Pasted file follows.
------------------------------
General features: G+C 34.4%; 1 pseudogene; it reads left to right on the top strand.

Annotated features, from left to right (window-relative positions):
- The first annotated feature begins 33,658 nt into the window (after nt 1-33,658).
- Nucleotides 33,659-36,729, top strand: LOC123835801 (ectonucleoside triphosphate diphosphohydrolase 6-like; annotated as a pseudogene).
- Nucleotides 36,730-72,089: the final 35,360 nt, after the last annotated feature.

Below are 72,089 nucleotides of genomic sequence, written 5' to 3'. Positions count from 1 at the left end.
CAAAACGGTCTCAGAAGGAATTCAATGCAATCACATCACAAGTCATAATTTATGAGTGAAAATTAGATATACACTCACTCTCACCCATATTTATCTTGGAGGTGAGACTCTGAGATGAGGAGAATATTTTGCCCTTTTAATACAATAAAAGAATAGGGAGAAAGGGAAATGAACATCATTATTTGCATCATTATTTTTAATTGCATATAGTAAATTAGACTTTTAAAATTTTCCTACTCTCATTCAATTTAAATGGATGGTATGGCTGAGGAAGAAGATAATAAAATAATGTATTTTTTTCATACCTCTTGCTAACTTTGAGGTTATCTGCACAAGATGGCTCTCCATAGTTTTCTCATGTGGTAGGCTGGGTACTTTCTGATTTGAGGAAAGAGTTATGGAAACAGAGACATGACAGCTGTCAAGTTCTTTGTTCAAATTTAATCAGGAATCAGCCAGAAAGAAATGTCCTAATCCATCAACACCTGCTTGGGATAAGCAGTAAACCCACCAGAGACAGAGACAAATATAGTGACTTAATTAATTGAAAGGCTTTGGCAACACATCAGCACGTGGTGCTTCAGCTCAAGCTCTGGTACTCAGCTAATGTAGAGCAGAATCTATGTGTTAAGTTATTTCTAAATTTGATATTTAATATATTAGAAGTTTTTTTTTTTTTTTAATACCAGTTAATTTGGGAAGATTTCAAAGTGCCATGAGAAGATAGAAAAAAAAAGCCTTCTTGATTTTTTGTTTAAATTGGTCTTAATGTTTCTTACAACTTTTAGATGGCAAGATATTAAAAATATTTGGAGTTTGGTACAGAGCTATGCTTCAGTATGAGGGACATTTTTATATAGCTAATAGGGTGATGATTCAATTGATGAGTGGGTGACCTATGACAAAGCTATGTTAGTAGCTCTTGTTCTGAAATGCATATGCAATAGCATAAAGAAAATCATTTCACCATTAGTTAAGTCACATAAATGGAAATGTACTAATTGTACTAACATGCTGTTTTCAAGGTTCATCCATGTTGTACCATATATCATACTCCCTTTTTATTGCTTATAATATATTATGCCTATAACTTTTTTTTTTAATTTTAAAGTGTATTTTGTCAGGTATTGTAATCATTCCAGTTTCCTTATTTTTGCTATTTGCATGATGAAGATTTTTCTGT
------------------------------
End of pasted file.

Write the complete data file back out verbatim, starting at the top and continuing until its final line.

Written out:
General features: G+C 34.4%; 1 pseudogene; it reads left to right on the top strand.

Annotated features, from left to right (window-relative positions):
- The first annotated feature begins 33,658 nt into the window (after nt 1-33,658).
- Nucleotides 33,659-36,729, top strand: LOC123835801 (ectonucleoside triphosphate diphosphohydrolase 6-like; annotated as a pseudogene).
- Nucleotides 36,730-72,089: the final 35,360 nt, after the last annotated feature.

Below are 72,089 nucleotides of genomic sequence, written 5' to 3'. Positions count from 1 at the left end.
CAAAACGGTCTCAGAAGGAATTCAATGCAATCACATCACAAGTCATAATTTATGAGTGAAAATTAGATATACACTCACTCTCACCCATATTTATCTTGGAGGTGAGACTCTGAGATGAGGAGAATATTTTGCCCTTTTAATACAATAAAAGAATAGGGAGAAAGGGAAATGAACATCATTATTTGCATCATTATTTTTAATTGCATATAGTAAATTAGACTTTTAAAATTTTCCTACTCTCATTCAATTTAAATGGATGGTATGGCTGAGGAAGAAGATAATAAAATAATGTATTTTTTTCATACCTCTTGCTAACTTTGAGGTTATCTGCACAAGATGGCTCTCCATAGTTTTCTCATGTGGTAGGCTGGGTACTTTCTGATTTGAGGAAAGAGTTATGGAAACAGAGACATGACAGCTGTCAAGTTCTTTGTTCAAATTTAATCAGGAATCAGCCAGAAAGAAATGTCCTAATCCATCAACACCTGCTTGGGATAAGCAGTAAACCCACCAGAGACAGAGACAAATATAGTGACTTAATTAATTGAAAGGCTTTGGCAACACATCAGCACGTGGTGCTTCAGCTCAAGCTCTGGTACTCAGCTAATGTAGAGCAGAATCTATGTGTTAAGTTATTTCTAAATTTGATATTTAATATATTAGAAGTTTTTTTTTTTTTTTAATACCAGTTAATTTGGGAAGATTTCAAAGTGCCATGAGAAGATAGAAAAAAAAAGCCTTCTTGATTTTTTGTTTAAATTGGTCTTAATGTTTCTTACAACTTTTAGATGGCAAGATATTAAAAATATTTGGAGTTTGGTACAGAGCTATGCTTCAGTATGAGGGACATTTTTATATAGCTAATAGGGTGATGATTCAATTGATGAGTGGGTGACCTATGACAAAGCTATGTTAGTAGCTCTTGTTCTGAAATGCATATGCAATAGCATAAAGAAAATCATTTCACCATTAGTTAAGTCACATAAATGGAAATGTACTAATTGTACTAACATGCTGTTTTCAAGGTTCATCCATGTTGTACCATATATCATACTCCCTTTTTATTGCTTATAATATATTATGCCTATAACTTTTTTTTTTAATTTTAAAGTGTATTTTGTCAGGTATTGTAATCATTCCAGTTTCCTTATTTTTGCTATTTGCATGATGAAGATTTTTCTGT